“One is a marvelous, absolutely sensational business, the other one is a terrible business. If you have a choice between going to work for a wonderful business that is not capital intensive, and one that is capital intensive, I suggest that you look at the one that is not capital intensive. I took 25 years to figure that out, incidentally.”

The second two businesses Buffett compares were real-world examples in Berkshire Hathaway’s portfolio at the time of the lectures and have become important landmarks in the Berkshire Hathaway story.

“Company E is the ecstasy on the left. You can see earnings went up nicely: they went from $4 million to $27 million. They only employed assets of $17 million, so that is a wonderful business. On $17 million they earned $27 million, 150% on invested capital. That is a good business. The one on the right, Company A, the agony, had $11 or $12 million tied up, and some years made a few bucks, and in some years lost a few bucks.

The company E is our candy business, See’s Candies out in California. I don’t know how many of you come from the west, but it dominates the boxed chocolate business out there, and the earnings went from $4 million to $27 million, and in the year that just ended they were about $38 million. In other words, they mail us all the money they make every year, and they keep growing and making more money, and everybody’s very happy.

Company A was our textile business. That’s a business that took me 22 years to figure out it wasn’t very good. Well, in the textile business, we made over half of the men’s suit linings in the United States. If you wore a men’s suit, chances were that it had a Hathaway lining. And we made them during World War II when customers couldn’t get their linings from other people. Sears Roebuck voted us “Supplier of the Year.” They were wild about us.

The thing was, they wouldn’t give us another half a cent a yard because nobody had ever gone into a men’s clothing store and asked for a pinstriped suit with a Hathaway lining. You just don’t see that.

As a practical matter, if some guy’s going to offer them a lining for 79 cents, [it makes no difference] who’s going to take them fishing, and supplied them during World War II, and was personal friends with the Chairman of Sears. Because we charged 79½ cents a yard, it was ‘no dice.’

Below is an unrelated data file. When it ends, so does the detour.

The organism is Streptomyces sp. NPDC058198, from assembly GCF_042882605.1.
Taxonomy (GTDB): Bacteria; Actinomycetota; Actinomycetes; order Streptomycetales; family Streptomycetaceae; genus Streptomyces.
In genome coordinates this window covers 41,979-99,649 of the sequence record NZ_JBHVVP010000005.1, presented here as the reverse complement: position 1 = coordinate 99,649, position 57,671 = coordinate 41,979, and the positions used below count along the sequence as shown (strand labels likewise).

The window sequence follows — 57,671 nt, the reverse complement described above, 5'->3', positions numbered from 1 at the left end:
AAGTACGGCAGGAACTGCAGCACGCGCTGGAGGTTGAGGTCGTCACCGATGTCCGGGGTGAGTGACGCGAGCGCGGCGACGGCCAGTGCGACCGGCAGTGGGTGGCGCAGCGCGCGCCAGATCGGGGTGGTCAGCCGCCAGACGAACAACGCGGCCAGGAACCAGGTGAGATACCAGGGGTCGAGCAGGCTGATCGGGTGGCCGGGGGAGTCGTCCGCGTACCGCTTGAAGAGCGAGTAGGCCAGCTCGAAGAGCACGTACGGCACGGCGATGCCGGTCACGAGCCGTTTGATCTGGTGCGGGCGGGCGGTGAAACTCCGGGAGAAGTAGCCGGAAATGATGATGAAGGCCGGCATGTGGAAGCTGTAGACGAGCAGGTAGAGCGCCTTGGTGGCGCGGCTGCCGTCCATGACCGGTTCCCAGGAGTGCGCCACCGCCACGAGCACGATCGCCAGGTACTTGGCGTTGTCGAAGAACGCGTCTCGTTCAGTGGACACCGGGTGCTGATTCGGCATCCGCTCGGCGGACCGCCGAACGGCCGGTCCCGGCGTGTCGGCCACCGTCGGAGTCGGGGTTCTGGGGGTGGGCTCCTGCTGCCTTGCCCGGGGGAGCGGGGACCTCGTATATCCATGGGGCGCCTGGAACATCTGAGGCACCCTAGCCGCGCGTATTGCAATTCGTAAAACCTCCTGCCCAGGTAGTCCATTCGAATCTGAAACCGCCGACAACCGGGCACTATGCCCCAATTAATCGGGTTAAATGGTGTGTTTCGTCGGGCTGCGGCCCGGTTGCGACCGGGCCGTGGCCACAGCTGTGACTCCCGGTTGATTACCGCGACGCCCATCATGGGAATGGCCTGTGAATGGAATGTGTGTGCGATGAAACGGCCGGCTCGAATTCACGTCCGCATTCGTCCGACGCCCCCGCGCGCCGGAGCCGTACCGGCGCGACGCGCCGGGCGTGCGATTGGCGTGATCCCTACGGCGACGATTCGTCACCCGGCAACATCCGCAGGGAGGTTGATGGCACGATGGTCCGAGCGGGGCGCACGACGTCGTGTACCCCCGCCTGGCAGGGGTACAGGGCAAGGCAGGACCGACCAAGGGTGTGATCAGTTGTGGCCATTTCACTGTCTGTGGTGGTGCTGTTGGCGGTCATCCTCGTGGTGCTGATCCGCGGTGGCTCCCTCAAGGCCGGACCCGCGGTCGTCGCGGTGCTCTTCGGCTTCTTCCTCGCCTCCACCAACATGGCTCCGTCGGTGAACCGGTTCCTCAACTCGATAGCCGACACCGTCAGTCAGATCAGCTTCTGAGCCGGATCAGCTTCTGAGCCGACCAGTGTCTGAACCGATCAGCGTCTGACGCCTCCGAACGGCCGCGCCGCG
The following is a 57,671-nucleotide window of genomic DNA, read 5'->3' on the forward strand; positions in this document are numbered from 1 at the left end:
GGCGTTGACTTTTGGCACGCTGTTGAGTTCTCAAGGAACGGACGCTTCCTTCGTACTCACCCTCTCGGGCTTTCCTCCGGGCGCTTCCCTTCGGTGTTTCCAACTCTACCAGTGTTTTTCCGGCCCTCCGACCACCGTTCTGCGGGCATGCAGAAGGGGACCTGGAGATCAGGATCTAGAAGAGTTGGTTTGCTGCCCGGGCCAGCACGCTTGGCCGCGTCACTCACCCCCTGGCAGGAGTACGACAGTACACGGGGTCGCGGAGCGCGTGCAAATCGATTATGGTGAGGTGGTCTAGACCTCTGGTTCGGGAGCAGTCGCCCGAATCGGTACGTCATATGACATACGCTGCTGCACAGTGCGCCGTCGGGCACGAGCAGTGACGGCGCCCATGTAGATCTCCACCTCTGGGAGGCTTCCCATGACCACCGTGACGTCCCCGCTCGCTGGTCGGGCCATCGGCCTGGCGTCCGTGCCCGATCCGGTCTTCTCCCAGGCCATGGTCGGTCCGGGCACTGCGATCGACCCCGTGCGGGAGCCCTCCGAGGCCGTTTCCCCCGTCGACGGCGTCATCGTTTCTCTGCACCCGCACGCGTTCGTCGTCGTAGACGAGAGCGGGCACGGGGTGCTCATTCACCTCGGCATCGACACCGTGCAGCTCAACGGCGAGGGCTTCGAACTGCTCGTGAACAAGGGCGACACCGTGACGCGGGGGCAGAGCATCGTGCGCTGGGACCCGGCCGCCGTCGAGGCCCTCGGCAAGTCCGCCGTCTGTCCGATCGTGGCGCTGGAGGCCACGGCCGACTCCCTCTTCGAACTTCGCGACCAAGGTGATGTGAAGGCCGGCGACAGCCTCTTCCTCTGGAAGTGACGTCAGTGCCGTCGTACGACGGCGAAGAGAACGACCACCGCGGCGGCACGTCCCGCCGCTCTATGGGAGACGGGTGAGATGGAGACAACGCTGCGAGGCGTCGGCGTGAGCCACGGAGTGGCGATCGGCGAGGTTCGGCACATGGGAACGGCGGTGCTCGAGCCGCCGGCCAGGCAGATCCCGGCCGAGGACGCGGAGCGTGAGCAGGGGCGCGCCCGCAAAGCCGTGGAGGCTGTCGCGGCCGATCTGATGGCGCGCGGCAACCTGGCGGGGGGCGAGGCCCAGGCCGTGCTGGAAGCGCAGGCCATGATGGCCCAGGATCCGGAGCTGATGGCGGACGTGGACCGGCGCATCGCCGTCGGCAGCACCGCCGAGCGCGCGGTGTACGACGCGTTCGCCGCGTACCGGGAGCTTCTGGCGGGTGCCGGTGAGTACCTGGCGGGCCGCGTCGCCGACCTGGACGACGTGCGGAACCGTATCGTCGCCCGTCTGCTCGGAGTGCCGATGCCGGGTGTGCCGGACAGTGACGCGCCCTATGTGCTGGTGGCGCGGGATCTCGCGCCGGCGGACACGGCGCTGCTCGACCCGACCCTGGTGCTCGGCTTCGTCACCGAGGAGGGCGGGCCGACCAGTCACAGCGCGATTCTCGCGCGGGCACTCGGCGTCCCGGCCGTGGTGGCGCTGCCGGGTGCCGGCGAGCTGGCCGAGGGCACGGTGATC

See’s Candies, on the other hand, made something that people had an emotional attraction to, and a physical attraction you might say. We’re almost to Valentine’s Day, so can you imagine going to your wife or sweetheart, handing her a box of candy and saying ‘Honey, I took the low bid.’

Essentially, every year for 19 years I’ve raised the price of candy on December 26. And 19 years go by, and everyone keeps buying candy. Every ten years I tried to raise the price of linings a fraction of a cent, and they’d throw the linings back at me. Our linings were just as good as our candies. It was much harder to run the linings factory than it was to run the candy company.”

You really want something where, if they don’t have it in stock, you want to go across the street to get it. Nobody cares what kind of steel goes into a car. Have you ever gone to a car dealership to buy a Cadillac and said ‘I’d like a Cadillac with steel that came from the South Works of US Steel.’ It just doesn’t work that way, so that when General Motors buys they call in all the steel companies and say ‘here’s the best price we’ve got so far, and you’ve got to decide if you want to beat their price, or have your plant sit idle.'”